Ending a conversation at a networking event could be as hard as starting it in the first place. Have you ever been stuck with a weird person who keeps on talking about himself or had an awkward moment when you want to ask for a card but not sure how? These are my top tips on how to finish your conversation at a networking event efficiently:
Be reasonable about your agenda at the event and have some tactics to help you
The standard advice for networking is to target people relevant/useful to you, rather than trying to meet everyone in the room. If you came to meet the potential clients, but ended up talking to a service provider for last 20 minutes, you are probably not utilizing your time wisely. On top of that you might be wasting the other person’s time as well. If you do not see any common interests with the person you are talking to, then I would advise to be honest and say something along the line that you currently don’t know of any opportunities that would be of use to them, offer to take their card if something comes up.
Be polite, end the conversation, and move on. I recommend having some standard phrases in your pocket, which you can use when you need to break away from the conversation. You can be very direct and say, “It was nice to meet you, and I will leave you to network with other people” or say that you need to refresh your drink at the bar, use bathroom or make a call. Also many people feel like they need to get the card before finishing conversation, which is not always true.
Get the business card, but how?
The logical way to end the conversation would be exchange business cards, but that does not happen all the time. Firstly, do you really need that person’s card? Do you have something to offer or to ask from that person? This should be established during the conversation, so the contact exchange is a logical move to start new business relationship. However, a difficult moment may occur when there are no common areas of interest between people, but someone still wants the card.
To improve your impact, ensure that in every discussion with your new contact, the mutual benefits of your acquaintance are clear and conversations are built around how both of you can help each other. If there are no possible ways, then do not force your card on people or do not ask to get their card if you see they are not interested in your agenda. As this will not lead to future relationships anyway.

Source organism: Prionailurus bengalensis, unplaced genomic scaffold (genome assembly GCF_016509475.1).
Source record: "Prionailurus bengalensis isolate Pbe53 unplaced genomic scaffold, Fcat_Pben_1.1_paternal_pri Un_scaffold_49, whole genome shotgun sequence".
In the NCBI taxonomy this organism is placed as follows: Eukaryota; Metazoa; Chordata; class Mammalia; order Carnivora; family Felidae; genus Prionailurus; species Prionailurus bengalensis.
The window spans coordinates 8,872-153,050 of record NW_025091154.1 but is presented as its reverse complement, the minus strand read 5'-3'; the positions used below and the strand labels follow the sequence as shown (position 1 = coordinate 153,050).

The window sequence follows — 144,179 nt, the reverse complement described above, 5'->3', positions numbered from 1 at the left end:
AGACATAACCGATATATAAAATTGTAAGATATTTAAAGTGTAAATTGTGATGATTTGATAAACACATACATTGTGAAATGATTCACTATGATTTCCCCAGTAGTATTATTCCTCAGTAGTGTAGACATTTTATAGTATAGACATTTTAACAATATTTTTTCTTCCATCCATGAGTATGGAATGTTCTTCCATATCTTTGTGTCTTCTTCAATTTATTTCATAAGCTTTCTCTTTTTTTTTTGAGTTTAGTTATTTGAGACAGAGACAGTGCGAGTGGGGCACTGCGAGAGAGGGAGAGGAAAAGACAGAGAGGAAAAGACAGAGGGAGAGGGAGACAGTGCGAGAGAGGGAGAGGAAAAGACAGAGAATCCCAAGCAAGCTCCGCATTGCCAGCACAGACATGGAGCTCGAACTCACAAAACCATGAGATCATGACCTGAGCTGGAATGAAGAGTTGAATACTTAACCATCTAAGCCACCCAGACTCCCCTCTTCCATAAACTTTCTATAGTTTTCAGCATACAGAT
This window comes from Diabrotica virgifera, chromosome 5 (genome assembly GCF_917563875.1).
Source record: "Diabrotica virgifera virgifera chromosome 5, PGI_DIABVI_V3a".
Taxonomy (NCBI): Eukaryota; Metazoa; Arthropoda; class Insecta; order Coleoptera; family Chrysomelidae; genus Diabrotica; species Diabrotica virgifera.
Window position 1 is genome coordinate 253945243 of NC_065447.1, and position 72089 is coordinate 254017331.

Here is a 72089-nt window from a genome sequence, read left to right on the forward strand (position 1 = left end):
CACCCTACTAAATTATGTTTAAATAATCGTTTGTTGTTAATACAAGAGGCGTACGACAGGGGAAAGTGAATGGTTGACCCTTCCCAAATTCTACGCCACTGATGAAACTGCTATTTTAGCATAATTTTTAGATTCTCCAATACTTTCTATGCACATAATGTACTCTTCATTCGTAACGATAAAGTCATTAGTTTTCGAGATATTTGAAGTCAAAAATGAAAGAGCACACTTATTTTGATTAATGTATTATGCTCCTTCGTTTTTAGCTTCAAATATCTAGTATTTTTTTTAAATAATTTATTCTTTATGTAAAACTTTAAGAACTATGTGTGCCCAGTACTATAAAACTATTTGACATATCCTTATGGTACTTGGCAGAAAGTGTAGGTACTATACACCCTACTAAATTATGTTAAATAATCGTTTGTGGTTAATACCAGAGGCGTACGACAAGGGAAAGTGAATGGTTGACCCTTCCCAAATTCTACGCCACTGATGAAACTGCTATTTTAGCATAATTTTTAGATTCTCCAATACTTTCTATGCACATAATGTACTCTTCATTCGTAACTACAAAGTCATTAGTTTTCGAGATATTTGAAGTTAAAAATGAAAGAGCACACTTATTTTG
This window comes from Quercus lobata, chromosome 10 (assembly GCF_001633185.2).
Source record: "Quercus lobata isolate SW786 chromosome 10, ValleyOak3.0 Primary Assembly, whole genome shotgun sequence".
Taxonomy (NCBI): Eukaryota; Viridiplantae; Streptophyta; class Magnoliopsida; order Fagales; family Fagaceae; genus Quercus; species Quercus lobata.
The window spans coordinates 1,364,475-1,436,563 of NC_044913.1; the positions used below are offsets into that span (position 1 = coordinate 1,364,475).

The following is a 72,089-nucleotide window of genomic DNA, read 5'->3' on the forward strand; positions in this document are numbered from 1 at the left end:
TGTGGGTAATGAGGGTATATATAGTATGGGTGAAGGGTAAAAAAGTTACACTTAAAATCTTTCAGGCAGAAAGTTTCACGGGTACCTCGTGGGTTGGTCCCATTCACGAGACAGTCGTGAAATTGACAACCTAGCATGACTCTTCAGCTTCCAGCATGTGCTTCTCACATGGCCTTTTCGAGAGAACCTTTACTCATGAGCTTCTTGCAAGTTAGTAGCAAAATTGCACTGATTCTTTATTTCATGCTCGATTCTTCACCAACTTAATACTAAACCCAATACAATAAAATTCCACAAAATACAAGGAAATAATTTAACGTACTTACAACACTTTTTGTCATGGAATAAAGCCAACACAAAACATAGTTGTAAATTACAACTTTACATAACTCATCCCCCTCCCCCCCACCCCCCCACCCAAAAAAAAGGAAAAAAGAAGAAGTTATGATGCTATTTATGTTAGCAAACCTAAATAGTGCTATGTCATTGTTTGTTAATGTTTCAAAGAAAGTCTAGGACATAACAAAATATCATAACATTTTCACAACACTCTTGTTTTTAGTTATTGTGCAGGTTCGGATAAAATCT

Many people might feel uncomfortable when they want to get someone’s card, but have not been offered it yet. Easiest thing would be to offer your own card, by saying something general as “Here is my card, let me know if I can ever be an assistance to you/your project.”
Others may start the conversation by telling you their names and giving out their business cards. This way you already knew who they were and have their cards. Problem solved!
Reciprocity helps and it works
Think of how you can help people, not what they can give you. Do you have a connection they may need? Do you have the knowledge they are interested in? Maybe you have read a book about their area of interest and you can send them a link? The rule of reciprocity is simple, once you helped or even offered to help, most people will offer you something in return.
In general, having this type of approach at networking events can actually make it easier to build a rapport. Focussing on the needs of others rather than your own agenda is often a novel way of networking, allowing you to meet a variety of people from different areas.
Remember that everyone is at a networking event for the same reason: to meet and exchange contact details with other interesting professionals. Don’t feel embarrassed by being pro-active in offering your card to others. In addition, do not focus solely on what you need from people, but assume a role where you share knowledge which may help others. This will make you a desirable contact to them, and will ensure that you can leave the event on promising terms.
What are your best networking techniques?
Ask Sierra Tishgart how she networks!